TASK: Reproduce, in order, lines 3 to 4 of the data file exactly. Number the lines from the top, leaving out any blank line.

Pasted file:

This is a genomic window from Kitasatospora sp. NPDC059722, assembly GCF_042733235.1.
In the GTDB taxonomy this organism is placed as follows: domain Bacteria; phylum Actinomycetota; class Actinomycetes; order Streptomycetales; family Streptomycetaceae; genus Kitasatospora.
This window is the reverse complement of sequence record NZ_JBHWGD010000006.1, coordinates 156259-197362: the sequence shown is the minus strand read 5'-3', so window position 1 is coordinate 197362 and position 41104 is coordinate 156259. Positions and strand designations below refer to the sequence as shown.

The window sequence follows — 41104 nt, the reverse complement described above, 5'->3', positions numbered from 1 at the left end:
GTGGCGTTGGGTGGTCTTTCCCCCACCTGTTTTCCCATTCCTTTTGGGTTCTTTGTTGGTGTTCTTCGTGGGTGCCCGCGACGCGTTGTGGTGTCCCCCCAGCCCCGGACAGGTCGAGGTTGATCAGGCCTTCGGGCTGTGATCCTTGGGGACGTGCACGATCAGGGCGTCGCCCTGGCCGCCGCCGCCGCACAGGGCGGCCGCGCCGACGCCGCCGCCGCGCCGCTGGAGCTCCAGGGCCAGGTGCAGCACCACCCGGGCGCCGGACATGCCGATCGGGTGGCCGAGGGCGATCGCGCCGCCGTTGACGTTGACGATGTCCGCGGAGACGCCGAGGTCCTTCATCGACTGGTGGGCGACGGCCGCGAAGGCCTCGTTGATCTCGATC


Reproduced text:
This window is the reverse complement of sequence record NZ_JBHWGD010000006.1, coordinates 156259-197362: the sequence shown is the minus strand read 5'-3', so window position 1 is coordinate 197362 and position 41104 is coordinate 156259. Positions and strand designations below refer to the sequence as shown.

The window sequence follows — 41104 nt, the reverse complement described above, 5'->3', positions numbered from 1 at the left end: